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Need help with restoration


1940_Dodge
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Put them under the suspension, not the drums. You don't want to possibly flat spot the drums.

The last owner had it sitting on the drums for over 30 years, was he in the wrong? I was thinking maybe the metal was firm enough that it wasn't a problem.

** edit, how would I be able to check if there are flat spots on them now? In order to get it on the flatbed we had to hammer the drums to free them up and spray a good amount of WD40 in there, but even after all of that it still was hard to spin the wheel.

Edited by 1940_Dodge (see edit history)
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Look up "runout gauge" and find one of those....or you can make one very easily with a small digital camera tripod. Basically, it's a stick anchored to a base. Put it next to the drum as you turn it and if the drum wobbles, you have a bent drum or a flat spot.

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  • 2 weeks later...
Look up "runout gauge" and find one of those....or you can make one very easily with a small digital camera tripod. Basically, it's a stick anchored to a base. Put it next to the drum as you turn it and if the drum wobbles, you have a bent drum or a flat spot.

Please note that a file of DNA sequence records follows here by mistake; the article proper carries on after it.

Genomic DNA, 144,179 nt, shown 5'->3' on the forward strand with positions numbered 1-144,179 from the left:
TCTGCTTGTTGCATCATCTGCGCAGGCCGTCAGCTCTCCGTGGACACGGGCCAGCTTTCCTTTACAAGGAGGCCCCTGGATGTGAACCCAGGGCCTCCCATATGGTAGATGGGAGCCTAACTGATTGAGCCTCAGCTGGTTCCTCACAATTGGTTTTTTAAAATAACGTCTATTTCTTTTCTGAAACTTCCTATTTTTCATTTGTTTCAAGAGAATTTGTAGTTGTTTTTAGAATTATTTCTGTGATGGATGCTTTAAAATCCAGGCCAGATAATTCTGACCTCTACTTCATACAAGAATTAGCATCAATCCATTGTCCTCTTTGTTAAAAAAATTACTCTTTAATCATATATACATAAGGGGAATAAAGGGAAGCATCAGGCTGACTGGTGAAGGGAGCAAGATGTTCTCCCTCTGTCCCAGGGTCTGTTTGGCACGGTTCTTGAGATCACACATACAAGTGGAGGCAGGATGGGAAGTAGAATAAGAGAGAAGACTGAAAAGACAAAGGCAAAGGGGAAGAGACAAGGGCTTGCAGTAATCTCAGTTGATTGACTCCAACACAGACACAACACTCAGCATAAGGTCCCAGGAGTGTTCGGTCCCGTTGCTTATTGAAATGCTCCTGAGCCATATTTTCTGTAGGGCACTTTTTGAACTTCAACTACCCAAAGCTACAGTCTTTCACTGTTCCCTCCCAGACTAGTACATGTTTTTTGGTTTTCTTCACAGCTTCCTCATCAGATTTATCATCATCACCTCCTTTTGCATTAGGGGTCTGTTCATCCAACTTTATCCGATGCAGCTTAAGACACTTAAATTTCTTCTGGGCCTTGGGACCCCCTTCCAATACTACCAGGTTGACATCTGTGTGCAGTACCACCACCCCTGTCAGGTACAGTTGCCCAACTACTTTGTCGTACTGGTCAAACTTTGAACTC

Hey thanks for all your help keiser. When you say the drum wobble, do you mean the drum flat spot will cause the tripod to wobble?

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Hey thanks for all your help keiser. When you say the drum wobble, do you mean the drum flat spot will cause the tripod to wobble?

No. I mean if the drum is warped or flat you will be able to see the drum wobble as the tripod/stick are steady.

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Maybe the car should not have been stored on the drums, however unless it is VERY heavy or the kids were jumping up and down in it they should be fine.

The reason of storing a car on blocks is to take the weight off of the suspension. I am wondering the reasoning of this method of storage.

I would put the blocks under the frame.

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Maybe the car should not have been stored on the drums, however unless it is VERY heavy or the kids were jumping up and down in it they should be fine.

The reason of storing a car on blocks is to take the weight off of the suspension. I am wondering the reasoning of this method of storage.

I would put the blocks under the frame.